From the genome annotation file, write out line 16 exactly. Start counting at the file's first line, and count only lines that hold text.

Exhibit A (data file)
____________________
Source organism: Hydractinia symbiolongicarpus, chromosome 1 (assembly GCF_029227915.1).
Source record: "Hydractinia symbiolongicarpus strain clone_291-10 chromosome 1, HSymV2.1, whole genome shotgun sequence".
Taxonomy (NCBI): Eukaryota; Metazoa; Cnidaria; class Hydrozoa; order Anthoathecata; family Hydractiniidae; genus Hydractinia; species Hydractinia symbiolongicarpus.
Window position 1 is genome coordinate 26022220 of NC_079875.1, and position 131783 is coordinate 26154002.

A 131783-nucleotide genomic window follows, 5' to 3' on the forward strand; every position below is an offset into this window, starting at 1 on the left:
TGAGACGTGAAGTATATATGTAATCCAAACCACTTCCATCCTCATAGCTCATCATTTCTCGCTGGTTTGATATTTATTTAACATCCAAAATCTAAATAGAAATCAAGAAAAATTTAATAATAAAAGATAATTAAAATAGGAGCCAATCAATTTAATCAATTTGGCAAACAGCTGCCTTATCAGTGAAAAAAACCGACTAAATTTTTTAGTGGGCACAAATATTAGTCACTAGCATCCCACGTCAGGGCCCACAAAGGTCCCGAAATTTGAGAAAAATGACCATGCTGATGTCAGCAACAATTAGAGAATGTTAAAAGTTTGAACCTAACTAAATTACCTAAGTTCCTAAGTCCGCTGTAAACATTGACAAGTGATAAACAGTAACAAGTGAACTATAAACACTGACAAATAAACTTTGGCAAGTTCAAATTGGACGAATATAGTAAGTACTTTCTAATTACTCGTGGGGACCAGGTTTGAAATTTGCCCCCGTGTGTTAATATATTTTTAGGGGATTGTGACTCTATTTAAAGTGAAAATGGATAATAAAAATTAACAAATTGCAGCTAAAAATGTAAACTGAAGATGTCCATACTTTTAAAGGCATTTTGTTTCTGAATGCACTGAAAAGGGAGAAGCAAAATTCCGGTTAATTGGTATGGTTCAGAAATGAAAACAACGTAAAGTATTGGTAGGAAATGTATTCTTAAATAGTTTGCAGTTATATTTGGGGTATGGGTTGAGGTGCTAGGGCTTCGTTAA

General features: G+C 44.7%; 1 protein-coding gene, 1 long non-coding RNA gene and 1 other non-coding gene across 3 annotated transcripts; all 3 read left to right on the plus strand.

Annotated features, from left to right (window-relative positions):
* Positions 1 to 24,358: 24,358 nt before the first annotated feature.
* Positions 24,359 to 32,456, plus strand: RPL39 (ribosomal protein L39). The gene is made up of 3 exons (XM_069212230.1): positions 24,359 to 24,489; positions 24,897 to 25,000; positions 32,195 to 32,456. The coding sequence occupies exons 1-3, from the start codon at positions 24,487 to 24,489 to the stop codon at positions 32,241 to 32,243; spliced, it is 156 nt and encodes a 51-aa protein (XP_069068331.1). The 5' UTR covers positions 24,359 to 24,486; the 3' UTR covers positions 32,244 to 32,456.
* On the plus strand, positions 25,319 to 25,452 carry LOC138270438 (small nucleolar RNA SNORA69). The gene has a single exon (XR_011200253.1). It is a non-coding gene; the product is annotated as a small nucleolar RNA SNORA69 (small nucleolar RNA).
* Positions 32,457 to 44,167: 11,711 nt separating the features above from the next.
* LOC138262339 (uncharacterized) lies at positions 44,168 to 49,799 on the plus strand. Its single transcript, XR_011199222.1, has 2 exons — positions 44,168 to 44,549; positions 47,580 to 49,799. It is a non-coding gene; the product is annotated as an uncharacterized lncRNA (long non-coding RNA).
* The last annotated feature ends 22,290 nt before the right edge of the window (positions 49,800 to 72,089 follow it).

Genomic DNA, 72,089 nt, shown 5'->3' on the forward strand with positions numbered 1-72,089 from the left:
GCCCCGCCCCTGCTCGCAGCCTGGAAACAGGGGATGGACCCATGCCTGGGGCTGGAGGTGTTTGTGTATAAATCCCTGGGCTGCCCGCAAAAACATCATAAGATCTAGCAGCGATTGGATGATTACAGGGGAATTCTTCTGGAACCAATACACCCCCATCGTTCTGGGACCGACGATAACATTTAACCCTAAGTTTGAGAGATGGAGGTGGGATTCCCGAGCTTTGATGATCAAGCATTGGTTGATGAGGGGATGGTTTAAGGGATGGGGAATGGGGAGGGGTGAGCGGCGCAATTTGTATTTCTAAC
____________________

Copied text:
GCCCCGCCCCTGCTCGCAGCCTGGAAACAGGGGATGGACCCATGCCTGGGGCTGGAGGTGTTTGTGTATAAATCCCTGGGCTGCCCGCAAAAACATCATAAGATCTAGCAGCGATTGGATGATTACAGGGGAATTCTTCTGGAACCAATACACCCCCATCGTTCTGGGACCGACGATAACATTTAACCCTAAGTTTGAGAGATGGAGGTGGGATTCCCGAGCTTTGATGATCAAGCATTGGTTGATGAGGGGATGGTTTAAGGGATGGGGAATGGGGAGGGGTGAGCGGCGCAATTTGTATTTCTAAC